Collected Works of Watchman Nee, The (Set 1) Vol. 03, The Christian (1), by Watchman Nee


From this verse we can see that Revelation must be divided into three main sections. But how do we divide the twenty-two chapters of Revelation into three sections? Before we talk about the first and second sections, let us first look at the third section. In chapter four there is a verse clearly proving the third section begins from chapter four. John said, "After these things I saw, and behold, a door opened in heaven, and the first voice which I heard was like a trumpet speaking with me, saying, Come up here, and I will show you the things that must take place after these things" (Rev. 4:1). "After these things" refers to the things transpiring after the first three chapters. Revelation 1:19 shows that the third section of Revelation is concerning "the things that must take place after these things." What John saw from chapter four and onward are "the things that must take place after these things." Therefore, the third section of Revelation begins with chapter four. (Since the book has only three sections, the third section consists of chapters four through twenty-two.) So, beginning with chapter four, the whole book is concerned with the things that must take place after these things. Since the third section starts at chapter four, the first and second sections must be in the first three chapters.

Revelation 1 is composed of the things that John saw. In verse 11 John was told to write down in a book what he was about to see. In verse 19 he was asked again to write down the things he had seen. In between verses 11 and 19 he saw the vision. This vision is what he had seen. Thus, the first section of Revelation is the first chapter. Since the whole book is divided into three sections, and since the first section is in chapter one and the third section is from chapter four to the end, the second section must consist of chapters two and three. The second and third chapters of Revelation are "the things which are," consisting of the things concerning the churches. Since John belonged to the church age, the things pertaining to the church are called "the things which are." Chapters two and three are the prophetic history of the church from the beginning to the end. Beginning from the church in Ephesus who had left her first love (2:4), to the church in Laodicea whom the Lord had spewed out of His mouth (3:16), the whole history of the church is manifested through these seven churches. "The things that must take place after these things" are "after these things" (the things in chapters one through three). Since the book has only three sections, the third section is from chapter four to twenty-two. Therefore, everything that happens from chapter four on must wait until the completion of the church history before it can be fulfilled. Although we are now very close to the end, the church still exists. Her time is still not complete. So, from chapter four through chapter twenty-two, which are the things of the third section of Revelation, not even one word has been fulfilled yet. It is not possible for "the things which are about to take place" (the things beginning from chapter four) to be fulfilled before "the things which are" (the church) has passed. This is the teaching of the Bible. Revelation 1:19 is really the key to open up the mystery of this book. We have, therefore, found the real explanation through this verse.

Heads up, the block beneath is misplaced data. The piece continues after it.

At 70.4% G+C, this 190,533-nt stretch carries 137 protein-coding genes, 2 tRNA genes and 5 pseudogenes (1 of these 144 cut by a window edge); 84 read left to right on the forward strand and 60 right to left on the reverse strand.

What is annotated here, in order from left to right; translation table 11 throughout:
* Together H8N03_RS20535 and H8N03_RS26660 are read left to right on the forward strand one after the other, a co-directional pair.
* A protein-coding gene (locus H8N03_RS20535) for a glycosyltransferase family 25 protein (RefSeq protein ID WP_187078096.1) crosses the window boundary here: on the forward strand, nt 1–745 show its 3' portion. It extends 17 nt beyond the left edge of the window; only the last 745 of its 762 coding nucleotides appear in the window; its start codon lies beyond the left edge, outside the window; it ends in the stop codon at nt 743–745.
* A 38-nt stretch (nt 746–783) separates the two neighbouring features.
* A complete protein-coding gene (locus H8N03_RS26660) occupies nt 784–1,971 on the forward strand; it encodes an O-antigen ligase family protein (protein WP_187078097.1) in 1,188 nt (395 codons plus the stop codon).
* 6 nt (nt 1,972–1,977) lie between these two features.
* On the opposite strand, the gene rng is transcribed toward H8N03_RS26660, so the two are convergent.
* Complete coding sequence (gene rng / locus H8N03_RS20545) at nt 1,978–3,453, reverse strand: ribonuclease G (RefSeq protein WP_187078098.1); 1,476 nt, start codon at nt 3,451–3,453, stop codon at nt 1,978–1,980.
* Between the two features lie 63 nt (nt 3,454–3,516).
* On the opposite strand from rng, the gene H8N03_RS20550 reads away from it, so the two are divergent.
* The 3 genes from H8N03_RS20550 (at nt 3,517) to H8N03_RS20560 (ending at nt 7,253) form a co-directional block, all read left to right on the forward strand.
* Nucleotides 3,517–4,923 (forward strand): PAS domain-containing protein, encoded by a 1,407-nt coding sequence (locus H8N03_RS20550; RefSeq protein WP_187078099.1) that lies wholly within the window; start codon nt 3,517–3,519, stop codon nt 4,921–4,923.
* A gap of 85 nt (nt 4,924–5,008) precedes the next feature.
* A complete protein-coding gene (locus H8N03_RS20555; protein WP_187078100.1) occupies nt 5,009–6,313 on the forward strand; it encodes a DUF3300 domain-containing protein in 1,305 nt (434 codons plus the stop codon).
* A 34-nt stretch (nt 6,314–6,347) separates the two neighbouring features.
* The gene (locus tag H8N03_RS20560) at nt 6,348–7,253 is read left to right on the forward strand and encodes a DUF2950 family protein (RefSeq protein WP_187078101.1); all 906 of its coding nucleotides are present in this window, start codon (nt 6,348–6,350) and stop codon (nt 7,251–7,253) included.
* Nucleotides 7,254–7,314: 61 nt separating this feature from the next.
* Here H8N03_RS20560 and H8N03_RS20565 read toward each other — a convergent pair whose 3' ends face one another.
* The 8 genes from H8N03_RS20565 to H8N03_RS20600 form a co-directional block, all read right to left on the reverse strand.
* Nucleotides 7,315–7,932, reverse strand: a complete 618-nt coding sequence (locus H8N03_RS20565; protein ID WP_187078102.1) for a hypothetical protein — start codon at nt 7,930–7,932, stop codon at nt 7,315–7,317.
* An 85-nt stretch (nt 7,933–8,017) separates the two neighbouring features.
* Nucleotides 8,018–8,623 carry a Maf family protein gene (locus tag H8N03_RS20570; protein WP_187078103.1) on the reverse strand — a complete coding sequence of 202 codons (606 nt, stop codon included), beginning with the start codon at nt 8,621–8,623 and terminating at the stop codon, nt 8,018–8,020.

Although Christ is the subject of Revelation, this book records the things that will occur at the end of this age. All the things that happen in this book focus on the bringing in of God’s covenanted kingdom. Hence, it is a book of prophecy. The beginning and the end of this book show its prophetic characteristic (1:3; 22:7, 18-19). The message of this book is a prediction of the future. It speaks forth many future things through many visions.

Beginners always get confused by the symbols in this book; they are lost in a fog that is "five miles thick." They think that the book contains too many symbols which are difficult to understand. Actually, this book is not as difficult as they think. Even though this book has many symbols, many of them have been interpreted. Thus, readers should not be confused and lost. Rather, they should rely on the strength of the Lord and be patient and diligent to study the Word of the Lord. If we need patience to seek the knowledge of the world, how much more is it needed for spiritual knowledge! At least fourteen of the symbols have been interpreted, and the others, which are not interpreted, do not exceed this number.

(1) The lampstand signifies the church (1:20).
(2) The stars signify the messengers of the churches (1:20).
(3) The lamps of fire signify the Holy Spirit (4:5).
(4) The horns and eyes signify the Holy Spirit (5:6).
(5) The incense signifies the prayers of the saints (8:3-4).
(6) The dragon signifies Satan (12:9).
(7) The frogs signify the unclean spirits (16:13).
(8) The beast signifies a king (17:12).
(9) The heads of the beast signify the mountains (17:9).
(10) The horns of the beast signify the vassal kings (17:12).
(11) The waters signify peoples (17:15).
(12) The woman signifies the great city (17:18).
(13) The fine linen signifies righteousness (19:8).
(14) The bride, the Lamb’s wife, signifies the city of God (21:9-10).

(Collected Works of Watchman Nee, The (Set 1) Vol. 03, The Christian (1), Chapter 9, by Watchman Nee)